Melania Trump threatens lawsuit over English class billboard in Croatia

Cars drive near a billboard advertising a language school with the image of U.S. first lady Melania Trump in Zagreb, Croatia, in this September 17, 2017 photo. (REUTERS)
Updated 20 September 2017
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Melania Trump threatens lawsuit over English class billboard in Croatia

ZAGREB, Croatia: Billboards featuring Melania Trump and the slogan “just imagine how far you can go with a little bit of English” were removed Tuesday from the Croatian capital after her lawyer threatened a lawsuit.
The billboards were part of a marketing campaign by a private English language school in Zagreb, which tried to persuade Croats to learn English by reminding them of the Slovenian-born US first lady’s personal experience.
But Mrs. Trump did not accept what was apparently meant to be a joke about her English, spoken with a heavy accent. Her Slovenian lawyer demanded that the billboards, showing Melania Trump delivering a speech standing before a fluttering American flag, be immediately removed.
“I’m satisfied with the fact that the school admitted that they violated the law and that they are ready to remove the billboards and (Facebook) ads,” lawyer Natasa Pirc-Musar told The Associated Press. “We are still analyzing possible further legal steps.”
Melania Trump has hired the law firm to protect her image, which has appeared on various products in her native Slovenia, including cakes, underwear and tourism advertisements.
Pirc-Musar said that the Croatian school has apologized for the billboards, but that the statement also needs to be published by the Croatian and Slovenian state news agencies.
“We are very sorry that the billboards were misunderstood as something intended to mock the US first lady,” Ivis Buric, a spokeswoman for the school, American Institute, said. “It was meant to be something positive, to show her as a role model.”
Buric admitted that the short advertising campaign turned out to be “very successful” because of the wide publicity it received both locally and internationally. She said that the school intends to put up new billboards, this time without Melania Trump’s image.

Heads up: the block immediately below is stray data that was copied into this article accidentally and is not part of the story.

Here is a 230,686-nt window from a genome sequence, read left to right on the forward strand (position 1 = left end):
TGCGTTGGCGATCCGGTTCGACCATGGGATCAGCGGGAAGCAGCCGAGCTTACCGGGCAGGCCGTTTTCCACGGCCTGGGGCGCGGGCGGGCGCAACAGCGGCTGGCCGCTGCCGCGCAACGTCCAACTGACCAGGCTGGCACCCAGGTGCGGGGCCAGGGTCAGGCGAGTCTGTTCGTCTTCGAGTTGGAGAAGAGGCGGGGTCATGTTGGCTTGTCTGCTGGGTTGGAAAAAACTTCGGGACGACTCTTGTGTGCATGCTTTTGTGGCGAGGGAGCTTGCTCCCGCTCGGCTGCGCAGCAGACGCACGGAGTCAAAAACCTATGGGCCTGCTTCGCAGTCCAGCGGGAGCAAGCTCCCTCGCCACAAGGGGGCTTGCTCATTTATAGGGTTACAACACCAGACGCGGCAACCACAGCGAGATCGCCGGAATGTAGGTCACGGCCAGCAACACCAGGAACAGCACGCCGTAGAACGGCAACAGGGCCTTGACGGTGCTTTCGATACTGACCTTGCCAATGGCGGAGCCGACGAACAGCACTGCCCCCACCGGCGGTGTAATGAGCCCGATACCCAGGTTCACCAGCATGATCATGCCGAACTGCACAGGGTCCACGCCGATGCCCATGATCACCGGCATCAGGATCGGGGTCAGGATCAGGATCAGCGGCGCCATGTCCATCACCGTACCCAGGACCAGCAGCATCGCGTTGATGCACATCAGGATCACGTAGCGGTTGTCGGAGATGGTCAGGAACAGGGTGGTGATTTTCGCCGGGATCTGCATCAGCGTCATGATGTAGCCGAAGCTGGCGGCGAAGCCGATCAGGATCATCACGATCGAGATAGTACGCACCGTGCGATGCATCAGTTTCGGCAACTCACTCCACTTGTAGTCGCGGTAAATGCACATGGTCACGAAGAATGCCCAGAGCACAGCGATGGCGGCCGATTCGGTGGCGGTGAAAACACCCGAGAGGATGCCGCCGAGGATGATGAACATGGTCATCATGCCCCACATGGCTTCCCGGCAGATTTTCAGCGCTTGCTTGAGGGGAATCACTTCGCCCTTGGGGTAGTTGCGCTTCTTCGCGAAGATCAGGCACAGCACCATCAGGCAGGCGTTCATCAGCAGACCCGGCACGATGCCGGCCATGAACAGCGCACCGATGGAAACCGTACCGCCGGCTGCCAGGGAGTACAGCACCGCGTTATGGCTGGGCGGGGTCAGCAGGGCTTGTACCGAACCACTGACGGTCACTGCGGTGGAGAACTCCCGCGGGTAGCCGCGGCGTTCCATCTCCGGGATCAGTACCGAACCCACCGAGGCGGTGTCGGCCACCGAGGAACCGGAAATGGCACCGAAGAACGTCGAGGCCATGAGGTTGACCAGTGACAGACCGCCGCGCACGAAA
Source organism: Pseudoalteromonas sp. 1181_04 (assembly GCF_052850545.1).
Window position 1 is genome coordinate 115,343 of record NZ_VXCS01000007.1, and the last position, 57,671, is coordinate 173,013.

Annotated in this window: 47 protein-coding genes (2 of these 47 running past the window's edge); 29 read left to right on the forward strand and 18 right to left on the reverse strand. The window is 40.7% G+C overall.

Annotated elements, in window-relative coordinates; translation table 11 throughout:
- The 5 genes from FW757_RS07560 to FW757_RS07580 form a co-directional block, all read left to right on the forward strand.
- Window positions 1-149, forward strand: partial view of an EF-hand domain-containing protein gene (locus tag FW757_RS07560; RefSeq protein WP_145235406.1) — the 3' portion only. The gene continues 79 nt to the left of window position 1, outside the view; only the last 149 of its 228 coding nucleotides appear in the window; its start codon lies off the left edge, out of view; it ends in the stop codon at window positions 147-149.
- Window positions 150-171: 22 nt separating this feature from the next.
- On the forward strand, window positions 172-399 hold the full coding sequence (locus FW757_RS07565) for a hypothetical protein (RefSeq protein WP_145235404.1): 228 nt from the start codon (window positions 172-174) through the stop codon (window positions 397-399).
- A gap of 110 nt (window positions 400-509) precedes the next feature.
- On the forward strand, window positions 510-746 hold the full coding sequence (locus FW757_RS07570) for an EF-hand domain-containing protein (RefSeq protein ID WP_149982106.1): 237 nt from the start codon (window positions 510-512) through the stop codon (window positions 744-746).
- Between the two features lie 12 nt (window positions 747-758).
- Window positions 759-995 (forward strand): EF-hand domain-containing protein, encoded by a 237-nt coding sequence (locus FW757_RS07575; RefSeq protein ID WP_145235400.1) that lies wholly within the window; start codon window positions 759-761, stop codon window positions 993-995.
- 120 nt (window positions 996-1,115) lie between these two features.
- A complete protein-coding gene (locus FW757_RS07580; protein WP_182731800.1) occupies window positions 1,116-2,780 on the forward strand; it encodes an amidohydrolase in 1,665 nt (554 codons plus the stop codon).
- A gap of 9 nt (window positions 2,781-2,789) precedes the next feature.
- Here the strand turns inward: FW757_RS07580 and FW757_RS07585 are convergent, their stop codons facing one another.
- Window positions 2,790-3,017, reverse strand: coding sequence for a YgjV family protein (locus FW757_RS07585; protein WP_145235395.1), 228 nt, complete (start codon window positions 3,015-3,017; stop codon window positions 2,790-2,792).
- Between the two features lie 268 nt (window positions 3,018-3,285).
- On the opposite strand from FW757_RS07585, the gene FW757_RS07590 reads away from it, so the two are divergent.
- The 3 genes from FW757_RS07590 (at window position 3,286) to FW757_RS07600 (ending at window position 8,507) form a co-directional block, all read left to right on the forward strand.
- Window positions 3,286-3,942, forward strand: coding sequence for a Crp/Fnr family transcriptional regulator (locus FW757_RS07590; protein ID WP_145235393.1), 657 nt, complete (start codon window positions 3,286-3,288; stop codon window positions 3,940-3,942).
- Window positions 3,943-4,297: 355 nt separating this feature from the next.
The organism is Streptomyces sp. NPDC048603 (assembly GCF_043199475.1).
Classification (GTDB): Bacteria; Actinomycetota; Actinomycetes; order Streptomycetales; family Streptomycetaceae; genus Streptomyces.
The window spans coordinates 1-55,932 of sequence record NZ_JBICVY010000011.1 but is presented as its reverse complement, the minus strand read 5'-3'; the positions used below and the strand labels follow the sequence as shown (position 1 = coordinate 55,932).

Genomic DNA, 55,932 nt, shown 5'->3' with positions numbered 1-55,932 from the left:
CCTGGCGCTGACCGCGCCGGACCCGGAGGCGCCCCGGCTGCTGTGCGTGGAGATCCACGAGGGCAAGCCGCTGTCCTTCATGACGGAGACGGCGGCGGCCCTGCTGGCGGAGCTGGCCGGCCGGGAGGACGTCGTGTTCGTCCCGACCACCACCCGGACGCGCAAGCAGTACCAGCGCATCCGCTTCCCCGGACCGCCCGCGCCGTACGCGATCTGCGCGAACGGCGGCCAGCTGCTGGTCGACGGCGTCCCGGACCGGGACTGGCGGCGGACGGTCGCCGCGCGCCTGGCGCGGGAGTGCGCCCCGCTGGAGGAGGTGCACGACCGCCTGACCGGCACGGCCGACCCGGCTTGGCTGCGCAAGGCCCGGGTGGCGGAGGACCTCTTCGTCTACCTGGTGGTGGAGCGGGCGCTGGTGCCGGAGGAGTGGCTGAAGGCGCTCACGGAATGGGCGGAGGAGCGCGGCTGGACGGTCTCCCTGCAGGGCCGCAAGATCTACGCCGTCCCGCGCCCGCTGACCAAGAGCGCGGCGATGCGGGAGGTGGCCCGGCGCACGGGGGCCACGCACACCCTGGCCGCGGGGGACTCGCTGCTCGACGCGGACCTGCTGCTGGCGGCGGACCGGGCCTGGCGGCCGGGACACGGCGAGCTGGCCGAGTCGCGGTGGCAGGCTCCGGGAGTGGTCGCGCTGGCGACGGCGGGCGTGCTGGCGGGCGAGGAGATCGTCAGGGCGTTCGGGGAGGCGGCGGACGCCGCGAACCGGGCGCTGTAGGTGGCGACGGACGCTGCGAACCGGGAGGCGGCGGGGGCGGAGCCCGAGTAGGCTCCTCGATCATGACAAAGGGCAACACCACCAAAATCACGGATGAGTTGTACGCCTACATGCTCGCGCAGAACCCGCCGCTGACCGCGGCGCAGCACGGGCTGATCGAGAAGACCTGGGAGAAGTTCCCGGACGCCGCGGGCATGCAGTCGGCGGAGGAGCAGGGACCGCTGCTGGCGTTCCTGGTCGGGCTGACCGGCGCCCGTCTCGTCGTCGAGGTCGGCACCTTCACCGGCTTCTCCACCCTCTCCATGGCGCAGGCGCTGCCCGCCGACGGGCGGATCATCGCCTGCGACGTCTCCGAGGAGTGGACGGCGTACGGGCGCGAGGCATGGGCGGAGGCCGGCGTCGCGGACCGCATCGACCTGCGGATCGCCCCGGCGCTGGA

Melania Trump was born in neighboring Slovenia as Melanija Knavs. She left Slovenia in her 20s to pursue an international modeling career before meeting Donald Trump at a Fashion Week party in New York in 1998.


Thailand’s rescued cave boys to address media on Wednesday

Updated 26 min 51 sec ago
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Thailand’s rescued cave boys to address media on Wednesday

  • Journalists will submit questions in advance which will be vetted by a psychologist
  • Two British divers found them on July 2 squatting on a mound in a flooded chamber several kilometers inside the complex

BANGKOK: The 12 Thai boys and soccer coach who were rescued from a flooded cave will be discharged from hospital on Wednesday and hold a news conference the same day to satisfy huge media interest in their story, a government official said.
“We want to reduce public curiosity,” government spokesman Sansern Kaewkamnerd told Reuters on Tuesday.
The boys, aged 11 to 16, and their 25-year-old coach were safely brought out of the Tham Luang mountain cave complex near the border with Myanmar last week after a perilous rescue operation that drew global media attention and hundreds of journalists to the scene.
The boys and their coach have been in hospital in the northern town of Chiang Rai since they were rescued.
The authorities have been concerned about the impact of sudden fame and media attention on the boys’ mental health, so Wednesday’s news conference will be carefully controlled.
Journalists will submit questions in advance which will be vetted by a psychologist. Approved questions will be put to the boys by a moderator.
“We arrange it so that, after that, the boys can go back to their regular lives,” Sansern said.
The boys and their coach had planned to explore the cavern for about an hour after soccer practice on June 23. But a rainy season downpour flooded the tunnels, trapping them.
Two British divers found them on July 2 squatting on a mound in a flooded chamber several kilometers inside the complex. Rescuers then had to work out how to get them out through the tunnels, some of which were full of fast-flowing floodwater.
Their dramatic story is already set for a retelling by Hollywood, with two production companies looking to put together movies about the boys and their rescue.
Passakorn Bunyalak, deputy governor of the province of Chiang Rai, said the boys would be sent home after the news conference and he was requesting their parents and journalists to hold off interviews for about 30 days.
“At this early stage, we are trying to get media not to bother the boys,” he told Reuters, adding that they were protected by Thailand’s Child Protection Act.
An article in the act protects those under 18 from media coverage that would cause emotional and reputational injury.